Retirees and near-retirees often wonder whether they should purchase an annuity to provide sustainable lifetime income — in effect, a guaranteed retirement paycheck — that they cannot outlive. Most do not. That’s often a big mistake. No other financial tool converts lifelong savings into lifelong income as efficiently or as safely.
Since at least the publication of the “Trinity study” (published by three Trinity University professors in The AAII Journal in Feb. 1998), the financial planning community has focused considerable effort trying to create a “safe withdrawal rate” — the amount which may be withdrawn per year for a given period of time, including adjustments for inflation, without leading to portfolio failure. A “4 percent rule” is the advice most often given for managing this period of portfolio distribution. The analysis commonly assumes something like a 60/40 equities/bonds portfolio with annual returns in the 7-8 percent range, 10 percent volatility and 3 percent inflation.
Such assumptions are highly optimistic, obviously, in that an annual Dalbar study, based upon mutual fund flows, shows that the average investor’s return on stocks is dramatically less than the return of the S&P 500 index. Professionals have similar difficulties in both the equity and credit markets. Nearly everyone tends to buy high and sell low.
Of related concern is that the rule and its variants are explicitly designed to finance a consistent spending plan using a volatile investment strategy.
Consequently, retirees will accumulate unspent surpluses when markets outperform and face spending shortfalls when markets underperform. Moreover, the success of this approach is highly dependent upon portfolio performance early during the distribution period.
Perhaps most importantly, if obviously, a “safe” withdrawal rate is dependent upon what one’s definition of safe is. Most results assume safety as something like a 90 percent success rate over a set period of time, commonly 25 to 30 years. Unfortunately, with the consequences of failure being so high — being destitute at a time in life when vulnerability is at a peak — a 10 percent failure rate hardly qualifies as anything like safe.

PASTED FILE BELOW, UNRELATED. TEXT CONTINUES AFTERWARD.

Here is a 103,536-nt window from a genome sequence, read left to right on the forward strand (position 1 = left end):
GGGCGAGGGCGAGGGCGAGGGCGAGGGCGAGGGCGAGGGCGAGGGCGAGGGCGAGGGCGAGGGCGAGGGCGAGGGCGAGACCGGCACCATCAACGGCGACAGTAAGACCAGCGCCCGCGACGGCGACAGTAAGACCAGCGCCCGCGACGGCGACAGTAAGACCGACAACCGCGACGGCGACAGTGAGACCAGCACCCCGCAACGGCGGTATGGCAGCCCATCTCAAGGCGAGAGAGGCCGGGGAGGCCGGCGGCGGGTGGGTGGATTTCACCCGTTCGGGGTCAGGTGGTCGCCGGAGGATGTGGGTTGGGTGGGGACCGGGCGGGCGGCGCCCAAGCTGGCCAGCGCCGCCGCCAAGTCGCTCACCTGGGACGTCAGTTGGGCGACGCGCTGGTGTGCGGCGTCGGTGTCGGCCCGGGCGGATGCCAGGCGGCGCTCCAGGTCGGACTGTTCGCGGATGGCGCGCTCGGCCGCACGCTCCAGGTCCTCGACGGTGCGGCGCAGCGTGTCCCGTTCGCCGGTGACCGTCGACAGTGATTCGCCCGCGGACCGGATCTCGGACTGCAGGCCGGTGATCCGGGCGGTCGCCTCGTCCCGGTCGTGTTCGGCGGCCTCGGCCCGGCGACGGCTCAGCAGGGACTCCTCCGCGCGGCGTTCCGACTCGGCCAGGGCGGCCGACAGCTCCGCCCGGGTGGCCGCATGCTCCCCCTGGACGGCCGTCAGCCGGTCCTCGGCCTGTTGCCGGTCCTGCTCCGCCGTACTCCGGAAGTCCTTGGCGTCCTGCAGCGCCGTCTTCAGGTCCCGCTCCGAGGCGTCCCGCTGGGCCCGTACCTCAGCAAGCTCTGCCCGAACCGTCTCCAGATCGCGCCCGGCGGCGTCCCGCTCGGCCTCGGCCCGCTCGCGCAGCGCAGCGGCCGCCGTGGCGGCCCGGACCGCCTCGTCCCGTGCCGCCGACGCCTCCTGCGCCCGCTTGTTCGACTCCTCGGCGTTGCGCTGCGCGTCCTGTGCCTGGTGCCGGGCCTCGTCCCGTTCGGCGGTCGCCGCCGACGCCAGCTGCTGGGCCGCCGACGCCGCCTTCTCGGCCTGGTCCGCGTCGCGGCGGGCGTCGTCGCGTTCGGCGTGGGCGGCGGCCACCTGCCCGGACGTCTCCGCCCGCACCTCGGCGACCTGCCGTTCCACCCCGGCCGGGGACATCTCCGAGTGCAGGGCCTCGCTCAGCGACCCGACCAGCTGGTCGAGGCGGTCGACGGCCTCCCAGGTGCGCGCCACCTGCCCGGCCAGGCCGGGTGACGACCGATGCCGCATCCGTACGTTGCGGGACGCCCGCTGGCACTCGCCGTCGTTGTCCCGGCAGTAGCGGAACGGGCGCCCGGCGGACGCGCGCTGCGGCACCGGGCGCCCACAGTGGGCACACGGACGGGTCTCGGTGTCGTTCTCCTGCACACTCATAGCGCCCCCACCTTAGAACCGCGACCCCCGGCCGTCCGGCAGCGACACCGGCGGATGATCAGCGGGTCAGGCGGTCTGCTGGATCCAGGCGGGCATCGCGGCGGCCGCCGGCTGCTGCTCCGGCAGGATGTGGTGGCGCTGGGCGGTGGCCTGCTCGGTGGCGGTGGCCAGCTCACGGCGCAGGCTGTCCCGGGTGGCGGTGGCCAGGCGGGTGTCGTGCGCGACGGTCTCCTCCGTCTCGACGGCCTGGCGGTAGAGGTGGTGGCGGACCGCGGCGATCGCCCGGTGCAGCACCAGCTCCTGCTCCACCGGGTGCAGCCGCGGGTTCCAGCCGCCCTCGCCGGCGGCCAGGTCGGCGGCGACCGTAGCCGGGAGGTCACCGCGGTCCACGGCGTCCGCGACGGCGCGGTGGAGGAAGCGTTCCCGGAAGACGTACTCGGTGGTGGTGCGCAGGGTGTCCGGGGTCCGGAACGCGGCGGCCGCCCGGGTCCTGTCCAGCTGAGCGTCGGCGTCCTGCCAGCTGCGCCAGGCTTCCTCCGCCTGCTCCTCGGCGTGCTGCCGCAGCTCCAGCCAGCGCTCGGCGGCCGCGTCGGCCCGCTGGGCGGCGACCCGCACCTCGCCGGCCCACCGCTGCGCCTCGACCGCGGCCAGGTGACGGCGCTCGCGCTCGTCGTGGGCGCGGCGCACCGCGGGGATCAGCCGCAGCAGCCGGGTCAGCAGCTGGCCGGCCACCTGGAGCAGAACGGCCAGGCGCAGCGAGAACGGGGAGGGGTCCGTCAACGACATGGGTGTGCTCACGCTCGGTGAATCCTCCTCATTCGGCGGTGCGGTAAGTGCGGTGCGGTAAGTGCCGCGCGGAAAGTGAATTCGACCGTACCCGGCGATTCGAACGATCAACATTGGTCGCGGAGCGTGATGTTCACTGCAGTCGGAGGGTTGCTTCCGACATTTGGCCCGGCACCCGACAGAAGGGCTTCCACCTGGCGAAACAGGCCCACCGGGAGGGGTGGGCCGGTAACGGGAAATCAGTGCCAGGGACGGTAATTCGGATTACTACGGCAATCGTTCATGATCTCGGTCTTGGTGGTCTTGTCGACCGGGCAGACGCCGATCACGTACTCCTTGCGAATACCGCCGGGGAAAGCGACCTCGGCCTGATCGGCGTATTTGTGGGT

Limiting the analysis to a set period of time is similarly deceptive on account of longevity trends. Indeed, according to the Society of Actuaries, there is a 39 percent chance that at least one member of a 65-year-old couple today will live to age 90 and a 15 percent chance that one will live to age 95.
Those statistics suggest that a 25-year plan isn’t remotely good enough for anything like real safety. The reality is that there will be a significant number of catastrophic outcomes using the 4 percent rule. This alleged safe withdrawal rate is anything but.
On the other hand, income annuities are incredibly powerful tools for providing sustainable lifetime income and are almost surely the most underutilized financial asset in the market today. As a Wharton Financial Institutions Center (WFIC) study has shown, annuities can assure retirees of an income stream for life at a cost as much as 40 percent less than a traditional stock, bond and cash mix. As a different WFIC study points out:
“Lifetime income annuities may not be the perfect financial instrument for retirement, but when compared under the rigorous analytical apparatus of economic science to other available choices for retirement income, where risks and returns are carefully balanced, they dominate anything else for most situations. When supplemented with fixed income investments and equities, it is the best way we have now to provide for retirement. There is no other way to do this without spending much more money, or incurring a whole lot more risk coupled with some very good luck.”